It's Ethan Coen's Turn To Go Solo - With A Lesbian Road Trip Movie

Joel Coen recently directed a film without his brother, Ethan Coen, for the first time, and the result was 2021's "The Tragedy of Macbeth," a pretty darn terrific movie that re-imagined Shakespeare's classic tragedy as a black-and-white, noir-flavored, expressionist nightmare. Now, it seems that Ethan is getting back in the director's chair for a solo project of his own, despite the Coens' longtime composer, Carter Burwell, having previously claimed that Ethan "didn't want to make movies anymore" and instead intended to focus on writing original plays for the time being.

According to The Hollywood Reporter, Ethan Coen is now in active pre-production on an untitled "lesbian road trip project," with an eye on starting production by summer 2022. The film is based on a script that Coen wrote with Tricia Cooke (whom he's married to) and is being backed by Focus Features and Working Title. Robert Graf, who's been producing the Coen Brothers' movies for the past two decades, will produce Ethan Coen's film with Working Title principals Tim Bevan and Eric Fellner, along with Coen and Cooke.

Stop me if you've heard this one...

Cooke, for those who are not familiar, is a seasoned editor who cut together the Coen Brothers joints "The Big Lebowski," "O Brother, Where Art Thou?," and "The Man Who Wasn't There" after serving as either an assistant or associate editor on films like "Barton Fink" and "Fargo." What's more, Ethan Coen's new movie began with an earlier script that he and Cooke wrote in the mid-2000s, back when it was titled "Drive-Away Dykes."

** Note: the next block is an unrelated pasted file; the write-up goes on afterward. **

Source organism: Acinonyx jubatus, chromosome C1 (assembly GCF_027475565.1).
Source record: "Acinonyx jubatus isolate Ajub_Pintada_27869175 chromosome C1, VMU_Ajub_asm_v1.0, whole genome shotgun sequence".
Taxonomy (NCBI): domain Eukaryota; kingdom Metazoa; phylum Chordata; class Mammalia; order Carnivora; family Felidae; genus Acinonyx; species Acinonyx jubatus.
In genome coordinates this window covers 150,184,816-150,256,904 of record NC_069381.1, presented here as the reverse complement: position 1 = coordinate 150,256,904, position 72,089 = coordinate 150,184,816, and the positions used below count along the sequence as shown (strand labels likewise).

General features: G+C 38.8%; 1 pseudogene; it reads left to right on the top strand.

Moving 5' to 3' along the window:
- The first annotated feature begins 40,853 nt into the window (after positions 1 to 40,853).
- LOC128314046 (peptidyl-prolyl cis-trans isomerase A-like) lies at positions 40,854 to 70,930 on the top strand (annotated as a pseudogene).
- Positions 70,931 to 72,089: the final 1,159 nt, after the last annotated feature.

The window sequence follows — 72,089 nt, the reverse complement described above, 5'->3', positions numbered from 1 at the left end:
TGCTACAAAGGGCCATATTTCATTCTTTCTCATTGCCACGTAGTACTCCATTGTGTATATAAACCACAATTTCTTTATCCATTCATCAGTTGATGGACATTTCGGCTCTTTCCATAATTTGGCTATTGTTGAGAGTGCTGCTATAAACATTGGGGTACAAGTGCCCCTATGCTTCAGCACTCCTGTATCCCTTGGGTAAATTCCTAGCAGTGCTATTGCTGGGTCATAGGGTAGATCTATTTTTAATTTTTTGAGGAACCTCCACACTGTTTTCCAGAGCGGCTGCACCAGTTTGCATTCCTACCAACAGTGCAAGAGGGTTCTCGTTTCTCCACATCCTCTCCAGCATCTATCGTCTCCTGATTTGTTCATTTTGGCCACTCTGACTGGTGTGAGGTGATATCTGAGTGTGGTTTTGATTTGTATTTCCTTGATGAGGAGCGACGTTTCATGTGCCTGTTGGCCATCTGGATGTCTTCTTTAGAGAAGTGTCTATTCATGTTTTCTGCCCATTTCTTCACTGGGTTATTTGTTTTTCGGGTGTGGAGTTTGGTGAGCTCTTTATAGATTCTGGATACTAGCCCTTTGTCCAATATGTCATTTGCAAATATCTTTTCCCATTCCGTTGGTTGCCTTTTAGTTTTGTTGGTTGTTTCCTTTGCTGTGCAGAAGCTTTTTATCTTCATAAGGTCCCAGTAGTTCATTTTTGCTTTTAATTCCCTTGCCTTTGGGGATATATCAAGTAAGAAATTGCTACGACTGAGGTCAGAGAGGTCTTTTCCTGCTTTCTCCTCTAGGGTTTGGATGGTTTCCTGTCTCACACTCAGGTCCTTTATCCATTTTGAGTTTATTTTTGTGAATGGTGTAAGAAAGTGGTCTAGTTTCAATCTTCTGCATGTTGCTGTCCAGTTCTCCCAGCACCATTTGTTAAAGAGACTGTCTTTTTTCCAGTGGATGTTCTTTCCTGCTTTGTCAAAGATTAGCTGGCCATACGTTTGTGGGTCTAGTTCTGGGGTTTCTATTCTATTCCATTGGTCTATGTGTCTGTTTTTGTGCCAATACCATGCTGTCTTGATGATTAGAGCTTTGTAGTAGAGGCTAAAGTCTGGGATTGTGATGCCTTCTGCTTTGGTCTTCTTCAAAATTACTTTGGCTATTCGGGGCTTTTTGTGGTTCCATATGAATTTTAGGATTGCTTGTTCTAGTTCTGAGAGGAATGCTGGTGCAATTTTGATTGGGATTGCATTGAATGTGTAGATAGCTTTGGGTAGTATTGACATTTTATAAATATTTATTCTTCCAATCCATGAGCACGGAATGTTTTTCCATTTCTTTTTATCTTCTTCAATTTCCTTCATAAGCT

Described by THR as an homage to the work of famed exploitation filmmaker Russ Meyer ("Faster, Pussycat! Kill! Kill!," "Beyond the Valley of the Dolls"), this project was once set to be directed by Allison Anders, who broke out with the critically-acclaimed 1992 indie drama "Gas Food Lodging" in 1992 and has since directed episodes of shows like "The L Word," "Orange is the New Black," and "Riverdale." Selma Blair, Holly Hunter, Christina Applegate, and Chloƫ Sevigny were among the actors attached to star at some point, with THR summarizing its (by the sound of it, very Coen-esque) plot as follows:

The story centered on a party girl who takes a trip from Philadelphia to Miami with her buttoned-down friend. Cruising bars ensues as does the potpourri of a severed head in a hatbox, a bitter ex-girlfriend, a mystery briefcase and an evil senator.

Coen, who described "Drive-Away Dykes" as having an "exploitive but innocent" tone at the time, also planned to produce the film, but it ultimately never came to pass. Obviously, though, a whole lot has changed in the world of LGBTQ+ cinema in the 15-plus years since Coen and Cooke wrote their script, so one imagines (or, rather, hopes) they're making the needed changes to ensure that the end result doesn't feel like something that should have stayed unmade. Beyond that? It will be very interesting to see if Ethan Coen fares as well here without his sibling co-directing as Joel Coen did with "Tragedy of Macbeth."